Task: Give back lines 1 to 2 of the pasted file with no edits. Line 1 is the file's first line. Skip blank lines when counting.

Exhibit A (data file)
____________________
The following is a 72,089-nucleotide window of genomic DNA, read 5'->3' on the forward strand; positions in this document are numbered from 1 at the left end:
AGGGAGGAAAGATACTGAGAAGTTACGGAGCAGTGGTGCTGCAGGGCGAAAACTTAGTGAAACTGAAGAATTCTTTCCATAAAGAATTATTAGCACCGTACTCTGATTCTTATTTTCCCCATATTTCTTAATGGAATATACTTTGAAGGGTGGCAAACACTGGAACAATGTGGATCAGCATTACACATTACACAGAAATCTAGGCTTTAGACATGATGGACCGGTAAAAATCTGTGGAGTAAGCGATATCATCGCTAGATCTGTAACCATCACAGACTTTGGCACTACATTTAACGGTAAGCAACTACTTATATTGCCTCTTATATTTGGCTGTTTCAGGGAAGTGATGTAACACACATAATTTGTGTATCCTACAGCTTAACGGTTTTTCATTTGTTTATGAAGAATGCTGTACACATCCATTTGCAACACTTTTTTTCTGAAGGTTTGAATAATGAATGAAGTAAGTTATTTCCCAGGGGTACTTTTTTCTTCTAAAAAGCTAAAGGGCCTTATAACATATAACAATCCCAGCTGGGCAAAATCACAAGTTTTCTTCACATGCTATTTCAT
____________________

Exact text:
The following is a 72,089-nucleotide window of genomic DNA, read 5'->3' on the forward strand; positions in this document are numbered from 1 at the left end:
AGGGAGGAAAGATACTGAGAAGTTACGGAGCAGTGGTGCTGCAGGGCGAAAACTTAGTGAAACTGAAGAATTCTTTCCATAAAGAATTATTAGCACCGTACTCTGATTCTTATTTTCCCCATATTTCTTAATGGAATATACTTTGAAGGGTGGCAAACACTGGAACAATGTGGATCAGCATTACACATTACACAGAAATCTAGGCTTTAGACATGATGGACCGGTAAAAATCTGTGGAGTAAGCGATATCATCGCTAGATCTGTAACCATCACAGACTTTGGCACTACATTTAACGGTAAGCAACTACTTATATTGCCTCTTATATTTGGCTGTTTCAGGGAAGTGATGTAACACACATAATTTGTGTATCCTACAGCTTAACGGTTTTTCATTTGTTTATGAAGAATGCTGTACACATCCATTTGCAACACTTTTTTTCTGAAGGTTTGAATAATGAATGAAGTAAGTTATTTCCCAGGGGTACTTTTTTCTTCTAAAAAGCTAAAGGGCCTTATAACATATAACAATCCCAGCTGGGCAAAATCACAAGTTTTCTTCACATGCTATTTCAT